For more information on the Sea Change project, follow us on Twitter (https://twitter.com/SeaChange_EU) and like us on Facebook (https://www.facebook.com/SeaChangeProjectEU).

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Recent AQUAEXCEL2020 Research Featured in International Aquafeed, Issue March 2017

One of the current key areas of interest for the aquaculture industry is sustainable aquaculture feed, and fish farmers are always looking for sustainable feed that can make fish strong and healthy. A recently published study led by the Agencia Estatal Consejo Superior de Investigaciones Cientificas (CSIC) in Spain concludes that marine feed ingredients in aquaculture can potentially be replaced by plant ingredients without detrimental effects, when appropriate feed additives are added.

Additional logo AQUAEXCEL2020This research was made possible through combining long term research efforts in AQUAEXCEL and ARRAINA (an EU-funded project with focus on sustainable nutrition in aquaculture) with short-term studies through the Transnational Access (TNA) program in AQUAEXCEL and AQUAEXCEL2020. ARRAINA investigated fish diets with a high replacement of marine ingredients by plant raw materials as alternatives to the traditional fish meal as aquaculture feed. The conjunction with the two TNA projects allowed this study’s integrative approach investigating the impact of the ARRAINA diets on the fish’s intestinal health and integrity.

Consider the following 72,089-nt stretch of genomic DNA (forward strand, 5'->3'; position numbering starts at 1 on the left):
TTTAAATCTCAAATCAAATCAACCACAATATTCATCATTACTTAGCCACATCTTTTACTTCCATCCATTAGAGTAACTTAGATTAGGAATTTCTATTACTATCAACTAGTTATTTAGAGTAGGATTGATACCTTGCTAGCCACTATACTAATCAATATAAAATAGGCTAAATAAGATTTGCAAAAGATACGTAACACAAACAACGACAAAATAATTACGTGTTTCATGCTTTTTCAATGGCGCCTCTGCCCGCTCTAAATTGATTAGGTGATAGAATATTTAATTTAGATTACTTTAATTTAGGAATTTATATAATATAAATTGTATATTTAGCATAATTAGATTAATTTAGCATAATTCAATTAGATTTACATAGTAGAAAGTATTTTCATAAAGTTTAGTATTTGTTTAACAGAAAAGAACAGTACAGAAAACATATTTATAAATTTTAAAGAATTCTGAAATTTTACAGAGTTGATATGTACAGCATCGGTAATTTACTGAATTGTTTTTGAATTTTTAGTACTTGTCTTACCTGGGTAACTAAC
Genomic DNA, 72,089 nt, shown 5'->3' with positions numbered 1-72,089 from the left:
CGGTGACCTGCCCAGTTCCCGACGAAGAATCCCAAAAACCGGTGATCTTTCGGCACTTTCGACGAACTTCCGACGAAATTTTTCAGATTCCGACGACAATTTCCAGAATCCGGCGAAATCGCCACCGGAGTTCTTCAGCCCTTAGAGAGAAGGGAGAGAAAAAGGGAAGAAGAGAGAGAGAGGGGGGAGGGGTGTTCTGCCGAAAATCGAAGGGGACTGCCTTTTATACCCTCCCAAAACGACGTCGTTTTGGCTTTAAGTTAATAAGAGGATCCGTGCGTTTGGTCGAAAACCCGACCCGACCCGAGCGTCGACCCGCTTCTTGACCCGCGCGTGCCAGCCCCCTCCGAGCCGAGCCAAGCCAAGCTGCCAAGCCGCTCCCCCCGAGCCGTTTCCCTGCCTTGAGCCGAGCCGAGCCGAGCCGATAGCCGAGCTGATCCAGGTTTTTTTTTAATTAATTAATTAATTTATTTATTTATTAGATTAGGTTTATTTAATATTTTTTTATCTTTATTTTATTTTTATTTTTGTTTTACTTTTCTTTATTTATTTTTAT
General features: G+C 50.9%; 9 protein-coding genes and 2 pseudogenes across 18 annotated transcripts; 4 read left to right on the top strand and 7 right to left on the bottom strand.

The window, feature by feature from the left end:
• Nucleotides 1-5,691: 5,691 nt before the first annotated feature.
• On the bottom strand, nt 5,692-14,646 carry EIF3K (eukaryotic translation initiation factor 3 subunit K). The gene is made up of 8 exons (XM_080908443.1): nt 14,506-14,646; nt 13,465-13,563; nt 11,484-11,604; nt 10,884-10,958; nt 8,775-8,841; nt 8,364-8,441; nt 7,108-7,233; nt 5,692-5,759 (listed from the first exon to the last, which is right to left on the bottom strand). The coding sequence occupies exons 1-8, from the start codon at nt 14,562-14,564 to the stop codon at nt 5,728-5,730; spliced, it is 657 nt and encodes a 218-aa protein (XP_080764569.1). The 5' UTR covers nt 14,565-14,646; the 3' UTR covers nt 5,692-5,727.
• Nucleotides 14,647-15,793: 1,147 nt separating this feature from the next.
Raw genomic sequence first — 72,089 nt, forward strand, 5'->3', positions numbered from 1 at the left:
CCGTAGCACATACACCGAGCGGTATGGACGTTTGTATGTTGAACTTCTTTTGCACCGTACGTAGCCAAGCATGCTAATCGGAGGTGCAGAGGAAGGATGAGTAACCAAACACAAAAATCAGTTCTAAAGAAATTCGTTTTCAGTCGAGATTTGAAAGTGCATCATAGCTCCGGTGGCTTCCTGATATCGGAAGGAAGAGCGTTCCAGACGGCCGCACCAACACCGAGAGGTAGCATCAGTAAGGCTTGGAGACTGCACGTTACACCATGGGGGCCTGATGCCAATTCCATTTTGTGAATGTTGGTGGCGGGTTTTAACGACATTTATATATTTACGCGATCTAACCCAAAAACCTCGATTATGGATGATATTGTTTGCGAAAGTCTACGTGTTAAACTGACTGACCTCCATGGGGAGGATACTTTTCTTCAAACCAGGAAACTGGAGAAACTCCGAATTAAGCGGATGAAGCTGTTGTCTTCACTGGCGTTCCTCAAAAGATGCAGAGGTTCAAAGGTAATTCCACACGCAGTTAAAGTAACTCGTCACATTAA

Transnational Access involves a research group in one country collaborating with one or more AQUAEXCEL2020 Infrastructures that are located in a different country to the applicant, and which offer facilities and expertise not available in their own country.

The available facilities cover the entire range of aquaculture production systems (cage, pond, recirculation, flowthrough, hatchery and disease challenge); environments (freshwater, marine and cold, temperate and warm water); production scales (small, medium and large industrial); fish species (salmonids, cold and warm water marine fish, freshwater fish and artemia); and fields of expertise (nutrition, physiology, health and welfare, genetics, engineering and monitoring and management technologies).

Interested researchers can propose projects that involve visits of one or two people to the chosen research infrastructure for a period of up to three months. Access to the research infrastructures and associated travel and subsistence expenses will be covered by AQUAEXCEL2020. The establishment of new transnational collaborations is strongly encouraged, as well as the participation of SMEs.

To read the full article in International Aquafeed, please visit: www.aquafeed.co.uk/newonline. The latest Call for Access (the fifth) closes on 17 April 2017.  Find full details here: http://www.aquaexcel2020.eu/transnational-access/call-access.

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The Second Newsletter of AQUAEXCEL2020 is Now Online